As the search for the convicted-killer-turned-fugitive Danelo Cavalcante entered its 12th day on Monday, Pennsylvania State Police conceded that they no longer have a “defined search area” to contain him—highlighting a slew of apparent blunders by authorities in recent days.
In a press conference Monday, State Police Lt. Colonel George Bivens was pressed to answer questions about his agency’s seemingly shaky manhunt. He refused to concede his officers dropped the ball, but admitted there were “weaknesses” in the latest police perimeter that allowed Cavalcante to wiggle out from under cops’ noses for a third time.
Bivens suggested Cavalcante’s most recent breach of the search perimeter, on Saturday, came when the “extremely dangerous” fugitive possibly used underground tunnels or drains to crawl beneath the 200-plus officers who’d secured an area around Pocopson Township.
“I’m aware of the weaknesses that were in there,” Bivens said. “And I believe he exploited one of those weaknesses.”
Meanwhile, as the blunders pile up, a report in The New York Times revealed Cavalcante had gone on the run from law enforcement in the past.
After he was accused of shooting a man dead in his native Brazil, Cavalcante evaded prosecution by disappearing into the Brazilian bush in 2017, the Times reported. Old neighbors told the outlet that Cavalcante was comfortable outdoors, having lived his entire life on ranches in rural regions of the country.
“When you’re used to the ranch, you know how to hide,” local resident Raimundo Campos dos Santos said. “He spent a lot of time in the bush.”
Others shared that they were terrified of Cavalcante, with rumors once swirling that he used to keep an arsenal of guns at his ranch.
Cavalcante, 34, never faced prosecution in Brazil and escaped the country using a false identity, the Times reported. He eventually found his way to Pennsylvania, though details on his journey to the U.S. remain murky.
Then, on Aug. 30, he managed to escape once again by casually crab-walking up two walls of the Chester County Prison—40 miles outside Philadelphia—where he was serving time for murdering his ex-girlfriend.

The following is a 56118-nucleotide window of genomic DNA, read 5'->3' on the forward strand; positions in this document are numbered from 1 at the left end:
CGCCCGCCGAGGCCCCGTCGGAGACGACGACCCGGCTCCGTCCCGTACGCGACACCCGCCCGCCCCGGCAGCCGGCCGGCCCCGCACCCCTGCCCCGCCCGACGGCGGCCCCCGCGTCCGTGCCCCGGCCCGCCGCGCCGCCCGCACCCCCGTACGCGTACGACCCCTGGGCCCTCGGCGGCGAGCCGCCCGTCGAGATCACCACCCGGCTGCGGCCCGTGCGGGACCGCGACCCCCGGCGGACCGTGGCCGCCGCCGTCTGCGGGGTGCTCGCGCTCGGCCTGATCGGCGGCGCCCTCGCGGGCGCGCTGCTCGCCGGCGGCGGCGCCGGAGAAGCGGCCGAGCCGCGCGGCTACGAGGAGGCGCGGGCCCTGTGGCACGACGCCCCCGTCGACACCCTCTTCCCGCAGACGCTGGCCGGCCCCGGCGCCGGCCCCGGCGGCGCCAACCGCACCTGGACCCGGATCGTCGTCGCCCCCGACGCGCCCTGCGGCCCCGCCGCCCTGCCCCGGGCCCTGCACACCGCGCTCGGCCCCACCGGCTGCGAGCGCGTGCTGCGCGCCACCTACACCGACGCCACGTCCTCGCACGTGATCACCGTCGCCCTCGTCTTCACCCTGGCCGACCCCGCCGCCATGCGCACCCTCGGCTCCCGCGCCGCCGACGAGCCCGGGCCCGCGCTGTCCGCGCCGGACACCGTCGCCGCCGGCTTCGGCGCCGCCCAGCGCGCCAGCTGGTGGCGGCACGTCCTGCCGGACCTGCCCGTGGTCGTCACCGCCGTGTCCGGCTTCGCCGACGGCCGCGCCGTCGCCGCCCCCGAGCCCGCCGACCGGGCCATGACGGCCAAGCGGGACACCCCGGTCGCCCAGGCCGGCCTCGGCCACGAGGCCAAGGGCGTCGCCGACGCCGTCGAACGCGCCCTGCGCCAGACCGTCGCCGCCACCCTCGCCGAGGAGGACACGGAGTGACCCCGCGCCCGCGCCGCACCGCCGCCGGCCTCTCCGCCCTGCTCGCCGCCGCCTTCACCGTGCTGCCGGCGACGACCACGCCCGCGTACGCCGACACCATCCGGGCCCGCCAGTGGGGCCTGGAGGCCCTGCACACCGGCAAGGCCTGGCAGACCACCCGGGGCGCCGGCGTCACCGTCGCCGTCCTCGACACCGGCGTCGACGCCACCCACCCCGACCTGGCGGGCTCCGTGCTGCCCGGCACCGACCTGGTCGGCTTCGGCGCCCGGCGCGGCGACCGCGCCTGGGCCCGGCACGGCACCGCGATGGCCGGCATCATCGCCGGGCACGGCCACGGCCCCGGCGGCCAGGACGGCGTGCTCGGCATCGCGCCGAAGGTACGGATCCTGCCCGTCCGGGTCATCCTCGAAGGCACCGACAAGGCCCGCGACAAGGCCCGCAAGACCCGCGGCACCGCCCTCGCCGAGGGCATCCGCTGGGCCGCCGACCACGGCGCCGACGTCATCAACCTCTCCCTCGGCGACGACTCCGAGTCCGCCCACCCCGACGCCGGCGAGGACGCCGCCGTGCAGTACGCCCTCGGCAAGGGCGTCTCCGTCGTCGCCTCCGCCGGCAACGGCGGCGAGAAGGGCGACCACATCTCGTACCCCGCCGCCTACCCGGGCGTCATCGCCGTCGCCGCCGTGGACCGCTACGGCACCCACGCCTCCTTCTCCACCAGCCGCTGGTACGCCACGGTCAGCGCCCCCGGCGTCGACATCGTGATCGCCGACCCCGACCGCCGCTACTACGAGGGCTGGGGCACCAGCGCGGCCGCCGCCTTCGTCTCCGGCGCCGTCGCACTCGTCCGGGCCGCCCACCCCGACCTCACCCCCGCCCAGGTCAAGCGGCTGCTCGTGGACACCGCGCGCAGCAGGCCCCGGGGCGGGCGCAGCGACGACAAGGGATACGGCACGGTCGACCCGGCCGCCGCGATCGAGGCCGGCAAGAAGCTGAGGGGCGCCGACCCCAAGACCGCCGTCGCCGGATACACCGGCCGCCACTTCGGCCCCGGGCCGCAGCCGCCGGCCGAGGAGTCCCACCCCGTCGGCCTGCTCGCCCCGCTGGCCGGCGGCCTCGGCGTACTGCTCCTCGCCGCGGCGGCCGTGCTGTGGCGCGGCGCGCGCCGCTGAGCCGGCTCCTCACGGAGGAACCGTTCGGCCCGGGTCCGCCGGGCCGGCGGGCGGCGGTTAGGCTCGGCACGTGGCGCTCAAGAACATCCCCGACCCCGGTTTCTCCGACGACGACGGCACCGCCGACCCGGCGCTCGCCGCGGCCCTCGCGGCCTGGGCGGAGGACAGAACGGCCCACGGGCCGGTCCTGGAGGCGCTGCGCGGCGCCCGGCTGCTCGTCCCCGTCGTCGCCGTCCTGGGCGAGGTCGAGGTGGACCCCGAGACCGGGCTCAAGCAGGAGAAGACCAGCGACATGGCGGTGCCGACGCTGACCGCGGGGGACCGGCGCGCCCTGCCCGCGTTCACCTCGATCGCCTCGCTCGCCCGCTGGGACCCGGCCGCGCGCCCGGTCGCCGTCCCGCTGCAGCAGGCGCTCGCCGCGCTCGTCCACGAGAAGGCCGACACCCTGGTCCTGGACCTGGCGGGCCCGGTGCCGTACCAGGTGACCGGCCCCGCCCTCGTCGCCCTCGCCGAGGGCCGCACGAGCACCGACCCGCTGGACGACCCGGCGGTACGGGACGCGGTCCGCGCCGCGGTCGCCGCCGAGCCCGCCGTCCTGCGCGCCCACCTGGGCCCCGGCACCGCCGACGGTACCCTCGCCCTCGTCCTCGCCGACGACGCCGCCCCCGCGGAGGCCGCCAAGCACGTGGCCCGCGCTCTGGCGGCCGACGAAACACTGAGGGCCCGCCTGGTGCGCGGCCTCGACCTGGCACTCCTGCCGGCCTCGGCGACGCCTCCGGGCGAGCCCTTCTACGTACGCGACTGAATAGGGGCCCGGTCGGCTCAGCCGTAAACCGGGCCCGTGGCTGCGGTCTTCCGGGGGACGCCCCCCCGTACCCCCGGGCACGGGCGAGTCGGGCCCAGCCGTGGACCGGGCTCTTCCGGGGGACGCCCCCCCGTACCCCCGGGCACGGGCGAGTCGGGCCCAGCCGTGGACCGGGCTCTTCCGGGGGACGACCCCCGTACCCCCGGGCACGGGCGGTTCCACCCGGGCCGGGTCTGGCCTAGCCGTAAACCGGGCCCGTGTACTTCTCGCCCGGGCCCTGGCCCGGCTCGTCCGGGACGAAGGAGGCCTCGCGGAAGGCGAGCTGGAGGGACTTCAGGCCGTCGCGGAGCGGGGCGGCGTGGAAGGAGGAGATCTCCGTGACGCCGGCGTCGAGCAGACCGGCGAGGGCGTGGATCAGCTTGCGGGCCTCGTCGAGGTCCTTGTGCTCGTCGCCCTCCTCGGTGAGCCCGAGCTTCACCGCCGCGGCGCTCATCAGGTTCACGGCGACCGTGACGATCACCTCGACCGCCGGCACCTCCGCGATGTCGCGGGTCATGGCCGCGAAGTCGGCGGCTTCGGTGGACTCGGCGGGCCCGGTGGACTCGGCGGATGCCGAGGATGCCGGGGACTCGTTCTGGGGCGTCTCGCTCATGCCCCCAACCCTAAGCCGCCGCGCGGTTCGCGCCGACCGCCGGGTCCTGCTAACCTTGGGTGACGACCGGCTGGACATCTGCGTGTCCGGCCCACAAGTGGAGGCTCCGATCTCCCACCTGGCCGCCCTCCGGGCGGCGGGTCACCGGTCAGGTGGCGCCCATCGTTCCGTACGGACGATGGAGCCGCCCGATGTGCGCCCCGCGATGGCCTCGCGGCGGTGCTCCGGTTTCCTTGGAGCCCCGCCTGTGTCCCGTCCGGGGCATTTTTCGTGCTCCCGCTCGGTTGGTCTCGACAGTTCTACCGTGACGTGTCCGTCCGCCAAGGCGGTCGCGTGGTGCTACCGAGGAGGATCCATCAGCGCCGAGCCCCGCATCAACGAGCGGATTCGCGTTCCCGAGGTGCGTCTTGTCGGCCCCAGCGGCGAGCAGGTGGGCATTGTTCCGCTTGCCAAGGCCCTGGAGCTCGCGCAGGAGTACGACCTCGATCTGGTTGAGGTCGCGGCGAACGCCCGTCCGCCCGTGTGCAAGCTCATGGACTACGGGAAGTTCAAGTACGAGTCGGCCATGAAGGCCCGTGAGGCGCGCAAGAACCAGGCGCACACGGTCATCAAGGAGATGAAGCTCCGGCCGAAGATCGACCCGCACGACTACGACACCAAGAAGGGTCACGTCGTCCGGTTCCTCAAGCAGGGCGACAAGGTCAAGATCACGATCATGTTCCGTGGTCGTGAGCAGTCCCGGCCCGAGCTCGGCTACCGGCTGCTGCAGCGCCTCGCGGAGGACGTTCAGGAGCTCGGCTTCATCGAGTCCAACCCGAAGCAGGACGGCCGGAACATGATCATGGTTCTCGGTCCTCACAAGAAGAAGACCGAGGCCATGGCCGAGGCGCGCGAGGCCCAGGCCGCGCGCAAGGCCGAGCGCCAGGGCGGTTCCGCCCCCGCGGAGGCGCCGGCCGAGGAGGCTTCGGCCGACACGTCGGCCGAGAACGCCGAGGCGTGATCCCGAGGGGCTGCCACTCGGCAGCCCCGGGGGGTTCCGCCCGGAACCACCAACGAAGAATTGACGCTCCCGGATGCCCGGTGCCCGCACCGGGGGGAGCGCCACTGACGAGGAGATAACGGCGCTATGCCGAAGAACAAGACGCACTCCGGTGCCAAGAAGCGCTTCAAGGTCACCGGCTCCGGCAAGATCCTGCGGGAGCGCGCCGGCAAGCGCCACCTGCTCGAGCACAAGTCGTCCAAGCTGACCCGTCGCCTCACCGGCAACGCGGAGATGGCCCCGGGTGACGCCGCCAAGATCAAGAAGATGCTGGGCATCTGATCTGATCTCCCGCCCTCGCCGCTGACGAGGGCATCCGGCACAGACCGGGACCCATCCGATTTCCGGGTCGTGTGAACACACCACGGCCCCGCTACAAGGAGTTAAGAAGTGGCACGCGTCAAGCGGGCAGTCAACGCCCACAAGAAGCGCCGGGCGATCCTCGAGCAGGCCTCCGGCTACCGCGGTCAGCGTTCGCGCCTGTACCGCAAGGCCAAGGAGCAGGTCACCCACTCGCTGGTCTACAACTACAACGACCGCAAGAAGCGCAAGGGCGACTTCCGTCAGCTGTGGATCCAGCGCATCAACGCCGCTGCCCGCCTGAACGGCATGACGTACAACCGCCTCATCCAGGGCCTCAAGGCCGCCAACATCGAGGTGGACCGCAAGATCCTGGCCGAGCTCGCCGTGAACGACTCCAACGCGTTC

He then sauntered across a rooftop and dropped down into a less-secure area of the prison, where he was able to flee. A tower guard was later fired.
Cavalcante has evaded police ever since. Despite being captured on trail-cams, security cameras and doorbell cameras, he has broken through police perimeters three times and has been able to rob homes, steal survival gear, shave, change clothes, steal a van, and drive dozens of miles away.
Bivens said he’s not certain on what time or how Cavalcante breached the last perimeter over the weekend. Without that information, he said Monday that the manhunt shouldn’t be characterized as having failed.
“I don’t know that I would characterize it as a mistake,” Bivens said. “It was a very difficult place to try and secure.”
With future perimeters gone, Bivens said investigators “have taken a change in direction” in how they’ll search for Cavalcante. He said he believes Cavalcante is still in Pennsylvania, despite no longer knowing his approximate whereabouts.
At the time of his escape, Cavalcante was days away from starting a life sentence for brutally stabbing his ex-girlfriend in 2021. After stabbing her more than 3o times in front of her young children, he booked it out of town—making it as far as Virginia before he was apprehended and held without bail ahead of trial.
Bivens said it remains unclear if Cavalcante received any help from loved ones in each of his three escapes. He revealed on Monday, however, that Cavalcante has been asking for help himself—in one instance using a Ring doorbell camera to ask for help from a former colleague over the weekend.
Bivens said Cavalcante had a demeanor that was “urgent but friendly” in the recorded message, which hasn’t been released publicly.
“It was someone he clearly had not spoken to in some period of time,” Bivens said. “And so there was a real acquaintance and an effort to get assistance.”
Bivens said he believes Cavalcante is getting “desperate.” He added that officers have tried to cut him off from anyone who could help him—including his sister, who refused to assist police and has since been taken into custody by U.S. Immigration and Customs Enforcement on a deportation order.
There is now a $25,000 reward for information leading to the capture of Cavalcante. He’s about 5 feet tall and weights 120 pounds, with brown eyes and dark, curly hair.
Bivens issued a stark warning to anyone tempted to aid Cavalcante in any way, promising repeatedly on Monday that they’d be prosecuted themselves.
“We’re monitoring for any possible help in a variety of ways,” Bivens said. “If we detect assistance, that will be prosecuted. I’m not going to say anything further than that in terms of who may or may not have [assisted], but what I'm going to say is as a warning—you will be prosecuted.”